Professional career

2015-18: First ITF titles, WTA doubles final

Andreescu at Wimbledon in 2017

Andreescu began playing on the ITF Women's Circuit in July 2015.[26] She finished runner-up to No. 155 Alexa Glatch in her professional tournament, an ITF $25K event in Gatineau. She was given wild cards into qualifying at the Canadian Open in 2015 and 2016, but was unable to qualify. Andreescu missed most of the first half of 2016 due to injury.[15] When she returned, she began having success at ITF events in Canada. She won her first ITF titles in singles and doubles at the August 2016 event in Gatineau, winning the doubles with junior rival Robillard-Millette.[27] In October, she finished runner-up in both the singles and doubles events at the higher-level $50K Challenger de Saguenay, again partnering with Robillard-Millette. During the singles event, she defeated No. 113 Jennifer Brady in a third-set tiebreak in the semifinals before losing to No. 111 CiCi Bellis in the final.[28][29]

Andreescu won two more ITF $25K titles in early 2017, which helped her break into the top 200 of the WTA rankings.[26][30] After losing in qualifying at the French Open, she was able to qualify for the main draw at Wimbledon. She lost her Grand Slam debut to No. 105 Kristína Ku?ová.[31] Later in the month, she was awarded a wild card into the main draw of the Washington Open. She defeated Camila Giorgi in the opening round, her first win on the WTA Tour. In her next match, she upset world No. 13 Kristina Mladenovic to advance to the quarterfinals, where she lost to Andrea Petkovic.[32][33] A few weeks later, she made her Canadian Open main draw debut as a wild card, losing to No. 55 Tímea Babos.[34] Andreescu entered qualifying at the US Open, but lost her opening match. In the last stage of the season, Andreescu had more success in doubles. She reached her first WTA final in doubles with compatriot Carson Branstine at the Tournoi de Québec. They finished runner-up to top seeds Tímea Babos and Andrea Hlavá?ková.[35] She then partnered with compatriot Carol Zhao to win the doubles title at the $60K Challenger de Saguenay.[26] Andreescu's best ranking during the year was No. 143 and she finished the season at No. 182.[30]

Andreescu did not play any WTA Tour-level matches in 2018. She entered qualifying for all four majors, but did not qualify for any of them. She came the closest at the French Open and Wimbledon, falling one match short at both. Andreescu played primarily at the $25K level, reaching four finals. She had two runner-up finishes in April and two titles late in the season. One of her best results at higher-level events was a quarterfinal at the $100K Midland Tennis Classic. She also reached the semifinals of the $60K Challenger de Granby, where she withdrew due to a back injury.[26] This injury kept her out of the Canadian Open. After attempting to qualify at the US Open, she did not return to competition until late October.[36] Andreescu's two late-season titles helped her finish the year at No. 152 in the world.[30]

2019: First Premier Mandatory title, teenage US Open champion, world No. 4

Despite entering the year having not played a WTA match in over 14 months, Andreescu had a breakthrough season that took her from well outside the top 100 into the upper echelon of women's tennis. She began the season by qualifying for the main draw at the Auckland Open, where she made her first WTA singles final. During the tournament, she upset top seed and world No. 3 Caroline Wozniacki and defeated three top 40 players before finishing runner-up to defending champion and second seed Julia Görges.[37][38] She also qualified for the Australian Open and won one match against Whitney Osuigwe, her first win in the main draw of a Grand Slam tournament.[39] Before the end of the month, Andreescu won a WTA 125K title at the Oracle Challenger Series in Newport Beach.[40] With these three tournament results, she rose from No. 152 at the start of the year to No. 107 after the Auckland runner-up to No. 68 after the Australian Open and 125K title, a large enough ascent to become Canada's top-ranked player on the WTA Tour.[30][41]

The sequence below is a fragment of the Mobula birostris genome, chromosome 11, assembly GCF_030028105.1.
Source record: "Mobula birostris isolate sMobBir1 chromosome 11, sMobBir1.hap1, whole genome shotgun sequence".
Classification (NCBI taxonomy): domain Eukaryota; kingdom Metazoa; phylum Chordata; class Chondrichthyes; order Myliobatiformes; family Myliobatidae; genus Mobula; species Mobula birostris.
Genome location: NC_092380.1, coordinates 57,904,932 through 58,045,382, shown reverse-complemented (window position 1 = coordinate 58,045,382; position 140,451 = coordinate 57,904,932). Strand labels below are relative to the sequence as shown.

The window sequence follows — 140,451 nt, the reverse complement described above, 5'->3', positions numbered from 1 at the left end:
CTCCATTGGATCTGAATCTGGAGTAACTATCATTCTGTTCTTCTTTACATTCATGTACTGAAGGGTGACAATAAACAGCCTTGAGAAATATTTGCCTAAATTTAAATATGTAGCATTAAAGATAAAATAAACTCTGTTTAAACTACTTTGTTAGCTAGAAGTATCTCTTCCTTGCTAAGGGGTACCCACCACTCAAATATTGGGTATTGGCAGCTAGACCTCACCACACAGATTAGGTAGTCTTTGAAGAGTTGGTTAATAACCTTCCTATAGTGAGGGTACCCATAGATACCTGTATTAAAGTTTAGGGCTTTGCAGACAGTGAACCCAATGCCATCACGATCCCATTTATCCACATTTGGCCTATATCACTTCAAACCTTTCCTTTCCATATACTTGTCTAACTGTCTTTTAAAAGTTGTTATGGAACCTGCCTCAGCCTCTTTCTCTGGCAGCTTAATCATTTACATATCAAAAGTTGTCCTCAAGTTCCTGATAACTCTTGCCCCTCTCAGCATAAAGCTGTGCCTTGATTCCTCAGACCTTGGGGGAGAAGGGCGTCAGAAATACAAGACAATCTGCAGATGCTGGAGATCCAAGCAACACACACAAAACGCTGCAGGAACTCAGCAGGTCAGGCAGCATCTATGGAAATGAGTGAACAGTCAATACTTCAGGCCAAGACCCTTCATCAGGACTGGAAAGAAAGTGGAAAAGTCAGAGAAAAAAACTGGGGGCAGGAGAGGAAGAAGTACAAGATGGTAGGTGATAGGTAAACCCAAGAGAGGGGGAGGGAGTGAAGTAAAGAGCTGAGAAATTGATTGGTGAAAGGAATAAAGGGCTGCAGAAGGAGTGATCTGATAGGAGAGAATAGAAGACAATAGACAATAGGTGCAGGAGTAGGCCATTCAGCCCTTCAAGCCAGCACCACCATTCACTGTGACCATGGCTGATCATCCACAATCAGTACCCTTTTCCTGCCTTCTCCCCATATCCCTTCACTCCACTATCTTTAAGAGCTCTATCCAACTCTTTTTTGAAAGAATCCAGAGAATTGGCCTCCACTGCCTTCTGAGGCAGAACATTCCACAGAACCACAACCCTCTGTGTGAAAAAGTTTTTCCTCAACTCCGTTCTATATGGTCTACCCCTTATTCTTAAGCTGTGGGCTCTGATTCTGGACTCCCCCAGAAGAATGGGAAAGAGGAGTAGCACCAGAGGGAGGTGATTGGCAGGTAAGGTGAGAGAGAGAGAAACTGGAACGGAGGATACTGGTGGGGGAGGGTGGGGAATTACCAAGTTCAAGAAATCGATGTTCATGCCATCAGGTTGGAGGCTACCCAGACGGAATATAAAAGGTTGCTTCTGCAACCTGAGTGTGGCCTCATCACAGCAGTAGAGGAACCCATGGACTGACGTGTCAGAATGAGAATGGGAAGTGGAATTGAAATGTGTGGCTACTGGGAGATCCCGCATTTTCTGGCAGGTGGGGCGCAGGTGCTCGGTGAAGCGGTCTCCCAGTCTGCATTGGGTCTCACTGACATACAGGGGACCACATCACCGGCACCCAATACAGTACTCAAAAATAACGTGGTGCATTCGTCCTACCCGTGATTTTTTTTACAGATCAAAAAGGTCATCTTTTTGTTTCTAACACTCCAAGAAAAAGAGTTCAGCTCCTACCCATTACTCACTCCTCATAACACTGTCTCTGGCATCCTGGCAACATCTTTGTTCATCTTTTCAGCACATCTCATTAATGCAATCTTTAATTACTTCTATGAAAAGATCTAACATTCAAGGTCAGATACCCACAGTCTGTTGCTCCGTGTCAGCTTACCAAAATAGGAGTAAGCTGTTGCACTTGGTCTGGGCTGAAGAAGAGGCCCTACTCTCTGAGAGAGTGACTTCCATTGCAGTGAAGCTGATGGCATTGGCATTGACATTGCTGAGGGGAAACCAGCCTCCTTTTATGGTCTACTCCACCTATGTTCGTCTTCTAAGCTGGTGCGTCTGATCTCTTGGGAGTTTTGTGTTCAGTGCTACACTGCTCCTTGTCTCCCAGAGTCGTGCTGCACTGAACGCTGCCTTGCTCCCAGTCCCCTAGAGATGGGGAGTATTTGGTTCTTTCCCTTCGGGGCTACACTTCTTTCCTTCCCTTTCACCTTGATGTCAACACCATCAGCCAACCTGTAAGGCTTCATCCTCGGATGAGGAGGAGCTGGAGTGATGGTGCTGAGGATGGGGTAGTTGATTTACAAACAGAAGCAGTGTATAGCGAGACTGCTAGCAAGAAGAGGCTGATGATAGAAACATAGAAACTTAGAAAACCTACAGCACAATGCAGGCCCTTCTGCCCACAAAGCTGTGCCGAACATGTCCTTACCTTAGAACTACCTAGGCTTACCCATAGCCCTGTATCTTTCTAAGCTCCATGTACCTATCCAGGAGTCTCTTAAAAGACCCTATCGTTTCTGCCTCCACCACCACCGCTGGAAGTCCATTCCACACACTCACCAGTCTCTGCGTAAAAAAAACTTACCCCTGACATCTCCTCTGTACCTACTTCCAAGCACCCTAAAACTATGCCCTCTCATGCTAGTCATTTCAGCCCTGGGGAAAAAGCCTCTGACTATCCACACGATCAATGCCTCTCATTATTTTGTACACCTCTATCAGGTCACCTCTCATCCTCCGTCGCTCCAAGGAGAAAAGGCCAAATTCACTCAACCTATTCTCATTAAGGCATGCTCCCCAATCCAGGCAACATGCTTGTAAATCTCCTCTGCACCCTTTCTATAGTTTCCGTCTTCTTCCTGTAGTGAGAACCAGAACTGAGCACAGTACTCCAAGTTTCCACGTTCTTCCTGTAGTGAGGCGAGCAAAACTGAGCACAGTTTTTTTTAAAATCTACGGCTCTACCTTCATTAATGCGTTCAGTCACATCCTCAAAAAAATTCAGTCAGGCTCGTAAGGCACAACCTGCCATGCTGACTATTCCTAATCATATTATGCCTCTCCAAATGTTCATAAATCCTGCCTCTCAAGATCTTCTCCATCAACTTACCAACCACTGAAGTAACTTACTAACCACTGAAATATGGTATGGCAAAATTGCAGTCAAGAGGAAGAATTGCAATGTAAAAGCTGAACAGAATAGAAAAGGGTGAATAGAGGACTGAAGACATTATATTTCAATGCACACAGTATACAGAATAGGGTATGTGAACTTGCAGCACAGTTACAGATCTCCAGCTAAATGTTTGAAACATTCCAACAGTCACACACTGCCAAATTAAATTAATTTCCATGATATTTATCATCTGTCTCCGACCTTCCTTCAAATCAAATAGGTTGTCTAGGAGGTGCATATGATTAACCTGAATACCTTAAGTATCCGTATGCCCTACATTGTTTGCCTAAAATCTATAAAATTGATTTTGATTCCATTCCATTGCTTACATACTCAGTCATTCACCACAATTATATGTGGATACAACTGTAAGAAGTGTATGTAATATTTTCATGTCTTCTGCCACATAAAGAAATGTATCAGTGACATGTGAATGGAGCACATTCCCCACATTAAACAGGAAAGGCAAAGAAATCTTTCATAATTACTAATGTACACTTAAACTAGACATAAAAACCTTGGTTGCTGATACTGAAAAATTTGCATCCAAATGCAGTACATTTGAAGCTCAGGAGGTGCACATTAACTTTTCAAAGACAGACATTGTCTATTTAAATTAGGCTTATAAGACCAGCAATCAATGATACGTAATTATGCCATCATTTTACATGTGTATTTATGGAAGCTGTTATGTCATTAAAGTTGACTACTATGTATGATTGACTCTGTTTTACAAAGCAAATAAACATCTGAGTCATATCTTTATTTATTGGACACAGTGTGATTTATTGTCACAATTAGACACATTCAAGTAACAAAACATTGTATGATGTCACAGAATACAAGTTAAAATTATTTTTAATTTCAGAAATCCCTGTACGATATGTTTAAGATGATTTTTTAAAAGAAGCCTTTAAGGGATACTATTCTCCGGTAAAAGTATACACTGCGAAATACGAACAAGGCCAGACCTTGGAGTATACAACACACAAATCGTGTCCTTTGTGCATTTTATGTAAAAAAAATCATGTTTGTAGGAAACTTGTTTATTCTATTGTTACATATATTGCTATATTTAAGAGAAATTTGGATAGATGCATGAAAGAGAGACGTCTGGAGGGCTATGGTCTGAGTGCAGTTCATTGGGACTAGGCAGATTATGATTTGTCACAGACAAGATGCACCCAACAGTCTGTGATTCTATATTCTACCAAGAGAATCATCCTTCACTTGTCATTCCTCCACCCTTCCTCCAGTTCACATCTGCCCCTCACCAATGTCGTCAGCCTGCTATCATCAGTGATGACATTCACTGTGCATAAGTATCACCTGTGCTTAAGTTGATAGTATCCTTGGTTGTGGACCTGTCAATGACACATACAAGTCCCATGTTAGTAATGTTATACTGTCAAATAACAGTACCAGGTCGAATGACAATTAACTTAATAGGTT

Andreescu continued her hot streak with a semifinal at the Mexican Open.[42] She then had an even larger breakthrough at the Premier Mandatory Indian Wells Open, where she won her first WTA title. Andreescu defeated four top 20 players in the last four rounds, including No. 6 Elina Svitolina and No. 8 Angelique Kerber in the semifinals and final respectively, both in three sets. She became the first wild card women's singles champion in tournament history and was the first 18-year-old to win the event since Serena Williams in 1999.[43] This title also took her to No. 24 in the WTA rankings.[44][45] Andreescu defeated Kerber again at the Miami Open a week later. However, she then suffered a right shoulder injury in the fourth round of the event that forced her to retire from the match.[46][47] Andreescu's shoulder injury kept her out of all but one tournament until August. She attempted an early comeback at the French Open, but ultimately withdrew after one match.[48] Andreescu made her next return at her home tournament, the Canadian Open, where she won her second high-level Premier tournament of the year. She won her first four matches in three sets,[49] including the last two over top ten opponents in No. 5 Kiki Bertens and No. 3 Karolína Plí?ková. She defeated No. 10 Serena Williams in the final, who needed to retire due to back spasms down 1-3 in the first set. With these three top ten victories, Andreescu improved her record against top ten opponents to 7-0 to open her career. With the title, she moved up to No. 14 in the world. She also became the first Canadian to win the tournament since Faye Urban in 1969.[50][51]

Andreescu's best result of the year came at the US Open, where she won her first Grand Slam title. She advanced to the final without facing a top-ten opponent, with her biggest wins coming against No. 19 Caroline Wozniacki in the third round and No. 12 Belinda Bencic in the semifinals. Her opponent in the final was again Serena Williams. Andreescu defeated Williams in straight sets to win the title.[52] She became the first Canadian tennis player to win a Grand Slam singles title, and the first teenage Grand Slam singles champion since Maria Sharapova won the 2006 US Open. She also became the first player to win the US Open in their main draw debut, and was at the time tied with Monica Seles for being the quickest to win a Grand Slam singles title by doing so in her fourth main draw appearance, a record since broken by Emma Raducanu.[53] She also rose to No. 5 in the world.[30] Andreescu's 17-match win streak was ended in the quarterfinals of the China Open by No. 4 Naomi Osaka, which was also her first career loss against a top ten opponent.[54] She closed out the year at the WTA Finals, where she withdrew after two losses to Simona Halep and Plí?ková due to a knee injury.[55] At the end of the season, Andreescu was awarded the Lou Marsh Trophy as Canada's top athlete of the year. She was the first tennis player to win the award.[56]